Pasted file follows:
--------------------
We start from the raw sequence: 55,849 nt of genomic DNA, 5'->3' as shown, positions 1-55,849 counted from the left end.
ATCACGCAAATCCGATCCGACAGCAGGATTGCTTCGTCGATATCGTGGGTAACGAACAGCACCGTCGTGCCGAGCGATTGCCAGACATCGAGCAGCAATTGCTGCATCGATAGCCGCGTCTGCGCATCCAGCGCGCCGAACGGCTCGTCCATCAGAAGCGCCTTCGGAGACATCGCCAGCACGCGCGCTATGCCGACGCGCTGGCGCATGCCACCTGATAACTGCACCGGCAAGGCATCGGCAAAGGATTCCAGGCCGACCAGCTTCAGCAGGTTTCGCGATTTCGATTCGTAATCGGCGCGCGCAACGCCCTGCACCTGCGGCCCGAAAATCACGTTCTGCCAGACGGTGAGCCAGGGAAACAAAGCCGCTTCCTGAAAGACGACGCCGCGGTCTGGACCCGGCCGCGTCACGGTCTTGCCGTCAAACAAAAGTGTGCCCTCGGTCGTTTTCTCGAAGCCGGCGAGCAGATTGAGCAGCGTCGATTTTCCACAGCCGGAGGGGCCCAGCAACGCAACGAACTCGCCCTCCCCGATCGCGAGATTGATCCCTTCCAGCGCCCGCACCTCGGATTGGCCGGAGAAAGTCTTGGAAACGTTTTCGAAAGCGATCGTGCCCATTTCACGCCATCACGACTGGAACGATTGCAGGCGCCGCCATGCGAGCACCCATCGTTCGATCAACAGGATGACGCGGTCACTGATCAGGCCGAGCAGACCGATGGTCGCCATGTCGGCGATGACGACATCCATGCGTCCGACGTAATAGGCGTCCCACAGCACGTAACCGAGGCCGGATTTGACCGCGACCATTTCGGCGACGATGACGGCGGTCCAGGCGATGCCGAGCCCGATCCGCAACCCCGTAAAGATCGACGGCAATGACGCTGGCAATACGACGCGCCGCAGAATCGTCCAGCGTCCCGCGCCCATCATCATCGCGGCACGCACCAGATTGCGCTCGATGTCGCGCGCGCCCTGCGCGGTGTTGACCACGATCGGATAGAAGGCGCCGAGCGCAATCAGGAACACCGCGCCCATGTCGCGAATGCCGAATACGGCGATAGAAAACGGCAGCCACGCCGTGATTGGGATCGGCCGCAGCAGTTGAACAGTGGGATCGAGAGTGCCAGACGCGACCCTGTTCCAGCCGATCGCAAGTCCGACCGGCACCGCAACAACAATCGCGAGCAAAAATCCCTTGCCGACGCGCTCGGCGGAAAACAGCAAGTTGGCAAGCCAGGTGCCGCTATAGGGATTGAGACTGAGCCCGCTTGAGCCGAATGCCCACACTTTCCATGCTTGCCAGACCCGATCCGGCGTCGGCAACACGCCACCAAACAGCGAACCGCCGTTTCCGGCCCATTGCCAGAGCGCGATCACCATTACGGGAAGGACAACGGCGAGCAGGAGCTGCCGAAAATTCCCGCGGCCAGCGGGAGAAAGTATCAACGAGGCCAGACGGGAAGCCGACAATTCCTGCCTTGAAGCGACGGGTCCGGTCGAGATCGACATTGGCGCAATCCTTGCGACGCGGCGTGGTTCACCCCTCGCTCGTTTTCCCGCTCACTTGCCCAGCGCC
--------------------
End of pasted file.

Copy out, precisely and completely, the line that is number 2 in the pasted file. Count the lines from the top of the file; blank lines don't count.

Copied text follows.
ATCACGCAAATCCGATCCGACAGCAGGATTGCTTCGTCGATATCGTGGGTAACGAACAGCACCGTCGTGCCGAGCGATTGCCAGACATCGAGCAGCAATTGCTGCATCGATAGCCGCGTCTGCGCATCCAGCGCGCCGAACGGCTCGTCCATCAGAAGCGCCTTCGGAGACATCGCCAGCACGCGCGCTATGCCGACGCGCTGGCGCATGCCACCTGATAACTGCACCGGCAAGGCATCGGCAAAGGATTCCAGGCCGACCAGCTTCAGCAGGTTTCGCGATTTCGATTCGTAATCGGCGCGCGCAACGCCCTGCACCTGCGGCCCGAAAATCACGTTCTGCCAGACGGTGAGCCAGGGAAACAAAGCCGCTTCCTGAAAGACGACGCCGCGGTCTGGACCCGGCCGCGTCACGGTCTTGCCGTCAAACAAAAGTGTGCCCTCGGTCGTTTTCTCGAAGCCGGCGAGCAGATTGAGCAGCGTCGATTTTCCACAGCCGGAGGGGCCCAGCAACGCAACGAACTCGCCCTCCCCGATCGCGAGATTGATCCCTTCCAGCGCCCGCACCTCGGATTGGCCGGAGAAAGTCTTGGAAACGTTTTCGAAAGCGATCGTGCCCATTTCACGCCATCACGACTGGAACGATTGCAGGCGCCGCCATGCGAGCACCCATCGTTCGATCAACAGGATGACGCGGTCACTGATCAGGCCGAGCAGACCGATGGTCGCCATGTCGGCGATGACGACATCCATGCGTCCGACGTAATAGGCGTCCCACAGCACGTAACCGAGGCCGGATTTGACCGCGACCATTTCGGCGACGATGACGGCGGTCCAGGCGATGCCGAGCCCGATCCGCAACCCCGTAAAGATCGACGGCAATGACGCTGGCAATACGACGCGCCGCAGAATCGTCCAGCGTCCCGCGCCCATCATCATCGCGGCACGCACCAGATTGCGCTCGATGTCGCGCGCGCCCTGCGCGGTGTTGACCACGATCGGATAGAAGGCGCCGAGCGCAATCAGGAACACCGCGCCCATGTCGCGAATGCCGAATACGGCGATAGAAAACGGCAGCCACGCCGTGATTGGGATCGGCCGCAGCAGTTGAACAGTGGGATCGAGAGTGCCAGACGCGACCCTGTTCCAGCCGATCGCAAGTCCGACCGGCACCGCAACAACAATCGCGAGCAAAAATCCCTTGCCGACGCGCTCGGCGGAAAACAGCAAGTTGGCAAGCCAGGTGCCGCTATAGGGATTGAGACTGAGCCCGCTTGAGCCGAATGCCCACACTTTCCATGCTTGCCAGACCCGATCCGGCGTCGGCAACACGCCACCAAACAGCGAACCGCCGTTTCCGGCCCATTGCCAGAGCGCGATCACCATTACGGGAAGGACAACGGCGAGCAGGAGCTGCCGAAAATTCCCGCGGCCAGCGGGAGAAAGTATCAACGAGGCCAGACGGGAAGCCGACAATTCCTGCCTTGAAGCGACGGGTCCGGTCGAGATCGACATTGGCGCAATCCTTGCGACGCGGCGTGGTTCACCCCTCGCTCGTTTTCCCGCTCACTTGCCCAGCGCC